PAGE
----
Magazine Cover - Classic Cars For Sale - 1000s of Classic Car Reviews, How To Service & Maintenance Guides

Jaguar Mk. 2

Fat Cats Published: 5th May 2011 - 0 Comments - Be the first, contribute now!

Jaguar Mk. 2

Fast Facts

  • Best model: MkIX
  • Worst model: Anything ratty and rusty
  • Budget buy: MkVII
  • OK for unleaded?: Needs and additive
  • Will it fit in the garage? (mm): (L4990xW1850mm)
  • Spares situation: Pretty good
  • Club support: Usual Jaguar standards
  • Appreciating asset?: Slowly but surely
  • Good buy or good-bye?: Yes – for sheer class and value
Split screen featured on early models - harder to source Split screen featured on early models - harder to source
Classic big saloon style marked Jag as a serious Rolls rival for a lot less cash. Today they are still undervalued Classic big saloon style marked Jag as a serious Rolls rival for a lot less cash. Today they are still undervalued
Early growler; there’s a lot of chrome to clean and restore Early growler; there’s a lot of chrome to clean and restore
XK engine drinks oil but is durable and easily uprated to later, more powerful spec if desired XK engine drinks oil but is durable and easily uprated to later, more powerful spec if desired
Magazine Subscription
The latest issue of Classic Cars For Sale is on sale now - Pick up your copy from all good newsagents including WHSmith or click here to subscribe now

Subscribe to Classic Motoring Magazine and save over 20%

Subscribe NOW

Available at all good newsagents including WHSmith

If you want a Jaguar with all the style and class of a Rolls yet all for the price of an MGB then try a 50s Coventry cat!

Pros & Cons

Style, grace, comfort, space, value for money
Heavy to drive, antiquated, cost of restoration and repairs

If you are after truly luxurious motoring on a grand scale complete with 1950s charm and style, but can’t afford a period Rolls- Royce or Bentley, then try the poor mans’ alternative; a big Jag! These old fat cats are full of class, just as upper crust and are exceptional value for money. The Coventry marque had really hit the spot with the MkVII, launched at the London Motor Show in October 1950. Gone was the staid upright designs left over from pre-Second World War days to be replaced with strikingly new fl owing lines – and what’s more – the engine was the same super advanced twin overhead cam six-cylinder XK engine that was doing sterling service in the XK120. Add unrivalled refi nement and comfort and these Jaguar were a match for any limo and for a lot less cash. More than 50 years on very little has changed!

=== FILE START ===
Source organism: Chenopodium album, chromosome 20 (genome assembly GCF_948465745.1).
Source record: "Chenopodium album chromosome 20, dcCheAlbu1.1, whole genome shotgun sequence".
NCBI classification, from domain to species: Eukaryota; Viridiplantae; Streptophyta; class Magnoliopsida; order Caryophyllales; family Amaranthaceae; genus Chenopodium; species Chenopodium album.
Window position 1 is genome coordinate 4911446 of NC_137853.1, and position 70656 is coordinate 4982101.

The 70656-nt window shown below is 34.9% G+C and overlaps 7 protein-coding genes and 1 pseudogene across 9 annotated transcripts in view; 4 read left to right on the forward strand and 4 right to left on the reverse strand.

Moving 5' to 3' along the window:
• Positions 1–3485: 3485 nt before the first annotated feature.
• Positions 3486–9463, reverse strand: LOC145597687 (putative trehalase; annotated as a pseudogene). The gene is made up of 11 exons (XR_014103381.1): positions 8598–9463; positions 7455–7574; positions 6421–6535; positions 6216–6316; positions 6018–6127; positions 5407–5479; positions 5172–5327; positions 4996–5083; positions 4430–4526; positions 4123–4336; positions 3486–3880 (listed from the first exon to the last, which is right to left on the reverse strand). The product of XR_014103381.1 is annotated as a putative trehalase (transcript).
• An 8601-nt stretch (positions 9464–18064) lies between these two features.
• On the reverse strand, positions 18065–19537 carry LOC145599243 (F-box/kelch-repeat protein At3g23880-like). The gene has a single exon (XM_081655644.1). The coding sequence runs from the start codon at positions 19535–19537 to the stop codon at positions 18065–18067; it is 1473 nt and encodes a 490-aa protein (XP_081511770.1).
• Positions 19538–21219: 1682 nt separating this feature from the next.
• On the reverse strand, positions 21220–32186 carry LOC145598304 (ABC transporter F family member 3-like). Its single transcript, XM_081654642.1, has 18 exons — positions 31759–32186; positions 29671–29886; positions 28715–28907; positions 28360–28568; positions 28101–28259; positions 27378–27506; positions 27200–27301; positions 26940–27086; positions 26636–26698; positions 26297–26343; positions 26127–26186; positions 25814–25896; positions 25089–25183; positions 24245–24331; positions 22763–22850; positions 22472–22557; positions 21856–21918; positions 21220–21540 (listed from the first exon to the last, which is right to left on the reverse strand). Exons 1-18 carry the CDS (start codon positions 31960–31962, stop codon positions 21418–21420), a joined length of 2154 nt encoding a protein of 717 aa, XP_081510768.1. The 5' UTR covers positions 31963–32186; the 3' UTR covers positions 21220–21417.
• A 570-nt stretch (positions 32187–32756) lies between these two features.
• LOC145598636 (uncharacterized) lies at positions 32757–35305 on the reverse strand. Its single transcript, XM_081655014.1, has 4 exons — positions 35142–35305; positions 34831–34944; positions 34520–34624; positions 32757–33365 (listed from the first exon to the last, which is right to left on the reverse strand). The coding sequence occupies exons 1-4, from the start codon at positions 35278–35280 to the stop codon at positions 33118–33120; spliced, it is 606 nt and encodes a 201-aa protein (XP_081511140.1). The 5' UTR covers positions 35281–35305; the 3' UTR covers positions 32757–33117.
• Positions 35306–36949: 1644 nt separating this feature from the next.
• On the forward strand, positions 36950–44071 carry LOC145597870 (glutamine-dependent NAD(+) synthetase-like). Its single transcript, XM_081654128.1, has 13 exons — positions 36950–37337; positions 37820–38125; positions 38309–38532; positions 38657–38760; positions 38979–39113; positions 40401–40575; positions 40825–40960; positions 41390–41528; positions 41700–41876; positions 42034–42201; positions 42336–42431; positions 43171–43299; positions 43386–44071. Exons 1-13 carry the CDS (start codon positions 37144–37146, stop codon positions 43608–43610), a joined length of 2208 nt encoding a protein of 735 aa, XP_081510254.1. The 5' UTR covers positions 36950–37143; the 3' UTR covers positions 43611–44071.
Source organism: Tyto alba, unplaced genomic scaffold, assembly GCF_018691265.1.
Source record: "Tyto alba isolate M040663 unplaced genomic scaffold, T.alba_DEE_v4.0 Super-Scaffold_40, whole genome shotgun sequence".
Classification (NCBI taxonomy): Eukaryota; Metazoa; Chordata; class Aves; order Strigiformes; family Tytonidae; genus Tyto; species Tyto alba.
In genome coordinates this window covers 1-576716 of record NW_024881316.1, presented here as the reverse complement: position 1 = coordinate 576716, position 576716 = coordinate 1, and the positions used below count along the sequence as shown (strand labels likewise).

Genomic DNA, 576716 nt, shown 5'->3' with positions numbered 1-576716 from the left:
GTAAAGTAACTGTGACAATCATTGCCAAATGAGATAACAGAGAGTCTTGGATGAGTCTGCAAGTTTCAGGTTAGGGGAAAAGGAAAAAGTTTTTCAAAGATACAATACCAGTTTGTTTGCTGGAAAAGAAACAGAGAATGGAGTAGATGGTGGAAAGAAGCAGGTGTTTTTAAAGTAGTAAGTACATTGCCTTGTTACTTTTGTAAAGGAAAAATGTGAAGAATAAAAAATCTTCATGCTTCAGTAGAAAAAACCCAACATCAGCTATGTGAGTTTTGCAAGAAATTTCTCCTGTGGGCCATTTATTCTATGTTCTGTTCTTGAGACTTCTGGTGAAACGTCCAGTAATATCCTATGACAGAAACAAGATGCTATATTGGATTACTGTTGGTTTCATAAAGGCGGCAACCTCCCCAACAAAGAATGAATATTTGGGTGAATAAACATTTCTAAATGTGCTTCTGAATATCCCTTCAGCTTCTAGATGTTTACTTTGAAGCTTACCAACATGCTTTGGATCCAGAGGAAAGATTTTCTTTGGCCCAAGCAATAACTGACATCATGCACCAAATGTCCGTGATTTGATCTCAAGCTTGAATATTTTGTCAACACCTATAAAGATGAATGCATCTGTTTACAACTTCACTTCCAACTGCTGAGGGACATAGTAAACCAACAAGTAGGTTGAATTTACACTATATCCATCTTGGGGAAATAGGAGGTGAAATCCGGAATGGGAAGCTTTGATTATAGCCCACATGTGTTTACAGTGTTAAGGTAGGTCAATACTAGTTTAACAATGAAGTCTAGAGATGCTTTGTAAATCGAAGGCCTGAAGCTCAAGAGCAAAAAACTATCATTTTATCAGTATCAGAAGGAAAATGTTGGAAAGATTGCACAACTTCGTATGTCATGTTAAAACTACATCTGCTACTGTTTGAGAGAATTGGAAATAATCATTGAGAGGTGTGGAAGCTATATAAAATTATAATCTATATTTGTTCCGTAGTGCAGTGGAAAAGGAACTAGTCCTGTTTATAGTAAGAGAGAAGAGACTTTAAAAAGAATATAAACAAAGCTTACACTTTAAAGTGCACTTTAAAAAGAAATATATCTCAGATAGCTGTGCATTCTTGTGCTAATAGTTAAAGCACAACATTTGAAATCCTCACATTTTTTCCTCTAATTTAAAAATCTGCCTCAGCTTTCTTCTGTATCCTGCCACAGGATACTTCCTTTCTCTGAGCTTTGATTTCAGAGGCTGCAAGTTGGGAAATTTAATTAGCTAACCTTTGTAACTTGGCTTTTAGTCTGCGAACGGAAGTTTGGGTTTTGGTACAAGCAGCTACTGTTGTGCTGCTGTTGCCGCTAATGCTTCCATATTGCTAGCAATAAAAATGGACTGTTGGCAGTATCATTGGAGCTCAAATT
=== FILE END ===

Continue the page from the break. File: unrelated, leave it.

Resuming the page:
Jaguar had been completely overwhelmed by the XK120 sports car launched in 1948. It introduced the world to technology previously seen only in racing cars. The key was the revolutionary engine; a 160bhp 3.4-litre twin overhead camshaft six pot, the likes of which had never been tamed for a production car. However it was never intended that the XK unit be fi tted to a sports car – in fact the whole XK 120 (XK relating to the engine type - the number, 120, the hoped for maximum speed; a fi gure that was exceeded by some margin, eventually) project was completed in a matter of months in order to get the engine out to the public. (Sir) William Lyons intended to introduce a luxury car with the high performance of twoseaters from the outset. Lyons himself had penned the Mk VII design but production diffi culties within Motor Panels (a company previously owned by Jaguar) delayed the introduction until 1950, two-years after the XK 120’s debut. In the meantime, the MkV was brought in as an interim measure (not covered in this feature).

In typical style, Lyons had pitched the new car’s pricing very carefully, and with a basic of £988, it remained in the lower rate of the crippling purchase tax levy (almost a third!), which moved the on the road price to £1275.19.6d – a fair sum back then. The MkVII proved a smash when announced in the US; the car was displayed at the Waldorf-Astoria for the North American launch, where it is said that 500 orders were taken in the fi rst few days.

On introduction, the MkVII was extremely well appointed with enough leather to wipe out an entire bovine heard. A forest of wood veneer covered the extremities with the traditional white on black Smiths instruments making an impressive centrepiece. Inside each door, pull down boxes housed the tools and grease gun. Outside, the bodywork remained smooth with little adornment, just a simple chrome waistline strip. In keeping with the fl owing lines which became a Jaguar hallmark, the rear wheels were covered by fashionable removable wheel spats. A four speed Moss gearbox was standard. Following the XK, front suspension was by torsion bar at the front with a conventional 2HA Salisbury axle hung on cart springs at the rear. A brake servo helped assist hauling up this big heavy cat with the cream.